A former NYPD officer was ordered by a Brooklyn judge to resign from his job and attend a one-on-one mediation counseling session with the Coney Island man he assaulted over a spilled drink.
O'Keefe Thompson admitted on Tuesday that he beat up Raymond Crespo on Mermaid Avenue on July 8th, 2017, causing a concussion and cracked teeth.
In exchange for Thompson's plea to misdemeanor assault charges, Brooklyn Supreme Court Justice Danny Chun sentenced him to a conditional discharge. Besides dodging time behind bars, Thompson has to attend two restorative justice sessions and immediately resign from the force.
Thompson, 31, officially quit the police department on Monday at noon, according to defense attorney Michael Martinez.
During one of the mediation sessions, Thompson will have to face Crespo and apologize.
"I am clearly nervous and don't want to see this guy," said Crespo, 24, outside of court with his mother Emily Rodriguez and Rev. Kevin McCall with the National Action Network by his side.
"In order to have closure, this is the best opportunity for me to speak my mind and find out why this had to happen," said Crespo.
The assault occurred when Crespo's friend noticed police officers nearby and became worried about an open container summons. He knocked Crespo's cup of alcohol out of his hand, and when the cup rolled near Thompson, the officer demanded that Crespo pick it up. Crespo refused and Thompson reportedly threatened Crespo by saying, "I'm from Brownsville, and I will f--- your a-- up," before physically assaulting him.
Crespo was treated for his injuries at a nearby hospital and filed a complaint against Thompson.
The following day, after Thompson finished a shift at the 60th Precinct, he showed up in Crespo's neighborhood to make a peace offering with a bottle of liquor and intimidated him to drop the complaint by displaying a firearm, prosecutors said.
An argument ensued in front of several witnesses that was captured on surveillance video, according to prosecutors.
Crespo and his family were forced to move because they were "terrified" that Thompson would come back again, said Rodriguez.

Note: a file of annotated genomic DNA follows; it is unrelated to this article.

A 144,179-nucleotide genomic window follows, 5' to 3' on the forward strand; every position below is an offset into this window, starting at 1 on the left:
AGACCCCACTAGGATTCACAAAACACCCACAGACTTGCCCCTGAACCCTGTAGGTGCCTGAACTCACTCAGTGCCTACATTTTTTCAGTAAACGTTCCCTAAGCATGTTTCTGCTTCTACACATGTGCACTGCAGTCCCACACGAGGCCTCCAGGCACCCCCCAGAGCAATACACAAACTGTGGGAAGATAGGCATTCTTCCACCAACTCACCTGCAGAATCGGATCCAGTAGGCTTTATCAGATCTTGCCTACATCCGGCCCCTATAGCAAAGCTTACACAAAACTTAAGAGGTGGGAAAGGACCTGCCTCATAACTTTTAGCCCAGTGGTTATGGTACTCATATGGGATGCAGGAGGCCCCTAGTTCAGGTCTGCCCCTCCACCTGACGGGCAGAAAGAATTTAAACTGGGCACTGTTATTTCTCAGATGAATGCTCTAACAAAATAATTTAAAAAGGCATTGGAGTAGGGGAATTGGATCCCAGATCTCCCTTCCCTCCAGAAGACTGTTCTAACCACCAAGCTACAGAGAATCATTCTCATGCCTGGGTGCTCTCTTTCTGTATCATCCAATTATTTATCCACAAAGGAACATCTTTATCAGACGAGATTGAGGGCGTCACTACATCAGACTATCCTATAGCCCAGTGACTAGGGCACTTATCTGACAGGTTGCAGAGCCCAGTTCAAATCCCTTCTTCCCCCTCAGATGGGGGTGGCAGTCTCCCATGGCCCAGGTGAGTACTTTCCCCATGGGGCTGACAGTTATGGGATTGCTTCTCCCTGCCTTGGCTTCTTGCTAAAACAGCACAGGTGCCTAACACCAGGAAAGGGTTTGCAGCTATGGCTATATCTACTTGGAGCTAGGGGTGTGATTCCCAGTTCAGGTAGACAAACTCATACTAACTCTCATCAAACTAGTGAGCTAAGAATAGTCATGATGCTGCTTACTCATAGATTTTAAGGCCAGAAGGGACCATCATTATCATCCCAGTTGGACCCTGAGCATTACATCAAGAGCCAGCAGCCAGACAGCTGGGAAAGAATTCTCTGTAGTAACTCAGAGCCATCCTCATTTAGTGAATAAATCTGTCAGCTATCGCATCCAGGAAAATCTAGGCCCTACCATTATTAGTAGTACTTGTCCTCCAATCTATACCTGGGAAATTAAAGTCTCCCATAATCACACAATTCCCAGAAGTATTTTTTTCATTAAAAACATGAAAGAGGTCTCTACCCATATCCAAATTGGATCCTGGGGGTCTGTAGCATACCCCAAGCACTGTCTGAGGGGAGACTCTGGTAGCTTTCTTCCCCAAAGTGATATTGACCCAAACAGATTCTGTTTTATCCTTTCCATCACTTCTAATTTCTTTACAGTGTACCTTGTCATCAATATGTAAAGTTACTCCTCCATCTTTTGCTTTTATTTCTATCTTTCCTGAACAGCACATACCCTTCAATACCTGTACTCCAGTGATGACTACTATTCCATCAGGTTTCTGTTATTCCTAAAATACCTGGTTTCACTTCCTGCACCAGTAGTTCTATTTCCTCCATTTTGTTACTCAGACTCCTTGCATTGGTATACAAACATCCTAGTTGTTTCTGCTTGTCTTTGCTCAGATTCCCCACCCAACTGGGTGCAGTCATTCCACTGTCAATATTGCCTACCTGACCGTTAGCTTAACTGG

Rev. McCall recommended the restorative justice sessions to prosecutors for this case as an act of building community policing.
"This is a message to all police officers that you're not just going to get community service and a slap on the wrist by the district attorney," said McCall, who wants restorative justice implemented with all police misconduct cases.
In 2016, after a jury convicted ex-NYPD Officer Peter Liang for causing the death of Akai Gurley in November 2014, Justice Chun sentenced Liang to 800 hours of community service.
If Thompson took his case to trial and was convicted, he faced up to four years in prison for intimidating a witness—the top charge in the indictment. Thompson declined to comment as he left the courthouse.
"I'm happy he pleaded guilty and is no longer going to be on the force and will no longer be able to hurt another person's child," said Rodriguez, who suggested Thompson "needs anger management."
Crespo's civil attorney Tahanie Aboushi filed a lawsuit in November against the city, seeking an unspecified amount for for excessive force, assault, retaliation and other claims.
Christina Carrega is a Brooklyn native who dedicated her journalism career to telling stories surrounding the criminal justice system. When Christina's not reporting hard news, she writes for a lifestyle website she co-founded called 32Letter.com and enjoys traveling.